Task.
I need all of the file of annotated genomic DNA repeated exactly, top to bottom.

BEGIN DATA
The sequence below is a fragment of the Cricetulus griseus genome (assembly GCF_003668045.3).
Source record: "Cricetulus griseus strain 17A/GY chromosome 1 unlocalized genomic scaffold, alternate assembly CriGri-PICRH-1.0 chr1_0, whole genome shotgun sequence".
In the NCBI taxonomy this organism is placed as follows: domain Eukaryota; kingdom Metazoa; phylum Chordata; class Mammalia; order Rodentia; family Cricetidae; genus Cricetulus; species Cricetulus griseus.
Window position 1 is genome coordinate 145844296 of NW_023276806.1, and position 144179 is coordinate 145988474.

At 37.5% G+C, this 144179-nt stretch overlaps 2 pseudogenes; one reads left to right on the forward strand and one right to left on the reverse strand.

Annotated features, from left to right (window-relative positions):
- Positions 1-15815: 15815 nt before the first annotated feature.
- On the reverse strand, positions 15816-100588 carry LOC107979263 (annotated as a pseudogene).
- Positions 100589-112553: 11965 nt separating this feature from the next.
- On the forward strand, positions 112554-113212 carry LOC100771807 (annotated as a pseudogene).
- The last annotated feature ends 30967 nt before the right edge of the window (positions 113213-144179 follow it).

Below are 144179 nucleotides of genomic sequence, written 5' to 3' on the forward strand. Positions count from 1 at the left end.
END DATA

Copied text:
The sequence below is a fragment of the Cricetulus griseus genome (assembly GCF_003668045.3).
Source record: "Cricetulus griseus strain 17A/GY chromosome 1 unlocalized genomic scaffold, alternate assembly CriGri-PICRH-1.0 chr1_0, whole genome shotgun sequence".
In the NCBI taxonomy this organism is placed as follows: domain Eukaryota; kingdom Metazoa; phylum Chordata; class Mammalia; order Rodentia; family Cricetidae; genus Cricetulus; species Cricetulus griseus.
Window position 1 is genome coordinate 145844296 of NW_023276806.1, and position 144179 is coordinate 145988474.

At 37.5% G+C, this 144179-nt stretch overlaps 2 pseudogenes; one reads left to right on the forward strand and one right to left on the reverse strand.

Annotated features, from left to right (window-relative positions):
- Positions 1-15815: 15815 nt before the first annotated feature.
- On the reverse strand, positions 15816-100588 carry LOC107979263 (annotated as a pseudogene).
- Positions 100589-112553: 11965 nt separating this feature from the next.
- On the forward strand, positions 112554-113212 carry LOC100771807 (annotated as a pseudogene).
- The last annotated feature ends 30967 nt before the right edge of the window (positions 113213-144179 follow it).

Below are 144179 nucleotides of genomic sequence, written 5' to 3' on the forward strand. Positions count from 1 at the left end.